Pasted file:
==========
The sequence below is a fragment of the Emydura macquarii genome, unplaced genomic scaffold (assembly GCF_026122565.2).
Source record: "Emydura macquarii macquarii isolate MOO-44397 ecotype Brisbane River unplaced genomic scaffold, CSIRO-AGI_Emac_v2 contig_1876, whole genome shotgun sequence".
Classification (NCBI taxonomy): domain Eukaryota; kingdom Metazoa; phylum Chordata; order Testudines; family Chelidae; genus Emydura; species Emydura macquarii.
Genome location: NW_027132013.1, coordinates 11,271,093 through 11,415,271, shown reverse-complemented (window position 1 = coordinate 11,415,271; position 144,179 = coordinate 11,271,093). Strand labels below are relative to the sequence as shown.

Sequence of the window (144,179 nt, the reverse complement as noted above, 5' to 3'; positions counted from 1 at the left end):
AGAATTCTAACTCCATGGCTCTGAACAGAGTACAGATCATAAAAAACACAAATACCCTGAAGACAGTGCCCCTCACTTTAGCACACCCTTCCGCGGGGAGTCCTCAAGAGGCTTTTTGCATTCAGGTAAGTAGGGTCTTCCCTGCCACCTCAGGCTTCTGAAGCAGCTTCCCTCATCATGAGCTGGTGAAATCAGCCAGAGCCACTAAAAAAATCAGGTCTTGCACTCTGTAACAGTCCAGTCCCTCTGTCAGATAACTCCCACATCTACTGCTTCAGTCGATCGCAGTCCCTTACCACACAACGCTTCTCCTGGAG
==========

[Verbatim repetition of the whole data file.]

The sequence below is a fragment of the Emydura macquarii genome, unplaced genomic scaffold (assembly GCF_026122565.2).
Source record: "Emydura macquarii macquarii isolate MOO-44397 ecotype Brisbane River unplaced genomic scaffold, CSIRO-AGI_Emac_v2 contig_1876, whole genome shotgun sequence".
Classification (NCBI taxonomy): domain Eukaryota; kingdom Metazoa; phylum Chordata; order Testudines; family Chelidae; genus Emydura; species Emydura macquarii.
Genome location: NW_027132013.1, coordinates 11,271,093 through 11,415,271, shown reverse-complemented (window position 1 = coordinate 11,415,271; position 144,179 = coordinate 11,271,093). Strand labels below are relative to the sequence as shown.

Sequence of the window (144,179 nt, the reverse complement as noted above, 5' to 3'; positions counted from 1 at the left end):
AGAATTCTAACTCCATGGCTCTGAACAGAGTACAGATCATAAAAAACACAAATACCCTGAAGACAGTGCCCCTCACTTTAGCACACCCTTCCGCGGGGAGTCCTCAAGAGGCTTTTTGCATTCAGGTAAGTAGGGTCTTCCCTGCCACCTCAGGCTTCTGAAGCAGCTTCCCTCATCATGAGCTGGTGAAATCAGCCAGAGCCACTAAAAAAATCAGGTCTTGCACTCTGTAACAGTCCAGTCCCTCTGTCAGATAACTCCCACATCTACTGCTTCAGTCGATCGCAGTCCCTTACCACACAACGCTTCTCCTGGAG